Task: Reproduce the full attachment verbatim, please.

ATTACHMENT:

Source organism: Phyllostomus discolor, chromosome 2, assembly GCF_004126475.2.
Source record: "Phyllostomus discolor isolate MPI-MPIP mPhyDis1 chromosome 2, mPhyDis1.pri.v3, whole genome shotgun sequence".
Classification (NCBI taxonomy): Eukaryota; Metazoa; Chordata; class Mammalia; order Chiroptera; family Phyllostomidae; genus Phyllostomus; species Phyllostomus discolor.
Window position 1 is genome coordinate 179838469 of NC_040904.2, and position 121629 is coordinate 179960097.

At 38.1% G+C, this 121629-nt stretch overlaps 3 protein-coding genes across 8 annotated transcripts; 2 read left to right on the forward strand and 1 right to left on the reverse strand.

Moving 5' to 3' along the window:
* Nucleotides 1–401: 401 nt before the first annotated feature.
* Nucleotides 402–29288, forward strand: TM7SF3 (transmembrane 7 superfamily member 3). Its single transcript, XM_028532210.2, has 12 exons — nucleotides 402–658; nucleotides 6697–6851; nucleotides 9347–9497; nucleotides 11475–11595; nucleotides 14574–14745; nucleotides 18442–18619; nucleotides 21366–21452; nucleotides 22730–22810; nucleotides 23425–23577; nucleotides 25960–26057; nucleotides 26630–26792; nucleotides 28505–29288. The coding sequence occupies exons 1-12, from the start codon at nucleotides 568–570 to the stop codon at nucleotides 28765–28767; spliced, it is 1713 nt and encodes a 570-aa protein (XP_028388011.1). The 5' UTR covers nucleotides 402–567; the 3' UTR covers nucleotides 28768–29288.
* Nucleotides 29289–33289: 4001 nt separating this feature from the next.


Source organism: Phyllostomus discolor, chromosome 2, assembly GCF_004126475.2.
Source record: "Phyllostomus discolor isolate MPI-MPIP mPhyDis1 chromosome 2, mPhyDis1.pri.v3, whole genome shotgun sequence".
Classification (NCBI taxonomy): Eukaryota; Metazoa; Chordata; class Mammalia; order Chiroptera; family Phyllostomidae; genus Phyllostomus; species Phyllostomus discolor.
Window position 1 is genome coordinate 179838469 of NC_040904.2, and position 121629 is coordinate 179960097.

At 38.1% G+C, this 121629-nt stretch overlaps 3 protein-coding genes across 8 annotated transcripts; 2 read left to right on the forward strand and 1 right to left on the reverse strand.

Moving 5' to 3' along the window:
* Nucleotides 1–401: 401 nt before the first annotated feature.
* Nucleotides 402–29288, forward strand: TM7SF3 (transmembrane 7 superfamily member 3). Its single transcript, XM_028532210.2, has 12 exons — nucleotides 402–658; nucleotides 6697–6851; nucleotides 9347–9497; nucleotides 11475–11595; nucleotides 14574–14745; nucleotides 18442–18619; nucleotides 21366–21452; nucleotides 22730–22810; nucleotides 23425–23577; nucleotides 25960–26057; nucleotides 26630–26792; nucleotides 28505–29288. The coding sequence occupies exons 1-12, from the start codon at nucleotides 568–570 to the stop codon at nucleotides 28765–28767; spliced, it is 1713 nt and encodes a 570-aa protein (XP_028388011.1). The 5' UTR covers nucleotides 402–567; the 3' UTR covers nucleotides 28768–29288.
* Nucleotides 29289–33289: 4001 nt separating this feature from the next.